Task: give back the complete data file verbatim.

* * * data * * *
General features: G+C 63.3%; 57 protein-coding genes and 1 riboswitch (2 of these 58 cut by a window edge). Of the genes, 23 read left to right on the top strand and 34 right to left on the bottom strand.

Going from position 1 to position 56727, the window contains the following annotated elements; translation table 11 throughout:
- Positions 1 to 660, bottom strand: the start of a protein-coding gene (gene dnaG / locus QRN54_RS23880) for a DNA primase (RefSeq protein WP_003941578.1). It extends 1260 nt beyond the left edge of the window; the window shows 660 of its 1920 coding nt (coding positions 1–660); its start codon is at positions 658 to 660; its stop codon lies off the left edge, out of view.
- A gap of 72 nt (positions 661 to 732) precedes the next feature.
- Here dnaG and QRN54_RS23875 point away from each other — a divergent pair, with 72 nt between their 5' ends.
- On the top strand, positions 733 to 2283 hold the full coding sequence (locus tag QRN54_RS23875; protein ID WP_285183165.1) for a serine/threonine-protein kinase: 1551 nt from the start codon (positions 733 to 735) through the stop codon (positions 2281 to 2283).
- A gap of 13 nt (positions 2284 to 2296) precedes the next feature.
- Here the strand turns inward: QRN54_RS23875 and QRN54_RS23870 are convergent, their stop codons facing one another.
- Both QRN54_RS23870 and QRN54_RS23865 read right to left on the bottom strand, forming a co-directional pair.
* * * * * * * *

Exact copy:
General features: G+C 63.3%; 57 protein-coding genes and 1 riboswitch (2 of these 58 cut by a window edge). Of the genes, 23 read left to right on the top strand and 34 right to left on the bottom strand.

Going from position 1 to position 56727, the window contains the following annotated elements; translation table 11 throughout:
- Positions 1 to 660, bottom strand: the start of a protein-coding gene (gene dnaG / locus QRN54_RS23880) for a DNA primase (RefSeq protein WP_003941578.1). It extends 1260 nt beyond the left edge of the window; the window shows 660 of its 1920 coding nt (coding positions 1–660); its start codon is at positions 658 to 660; its stop codon lies off the left edge, out of view.
- A gap of 72 nt (positions 661 to 732) precedes the next feature.
- Here dnaG and QRN54_RS23875 point away from each other — a divergent pair, with 72 nt between their 5' ends.
- On the top strand, positions 733 to 2283 hold the full coding sequence (locus tag QRN54_RS23875; protein ID WP_285183165.1) for a serine/threonine-protein kinase: 1551 nt from the start codon (positions 733 to 735) through the stop codon (positions 2281 to 2283).
- A gap of 13 nt (positions 2284 to 2296) precedes the next feature.
- Here the strand turns inward: QRN54_RS23875 and QRN54_RS23870 are convergent, their stop codons facing one another.
- Both QRN54_RS23870 and QRN54_RS23865 read right to left on the bottom strand, forming a co-directional pair.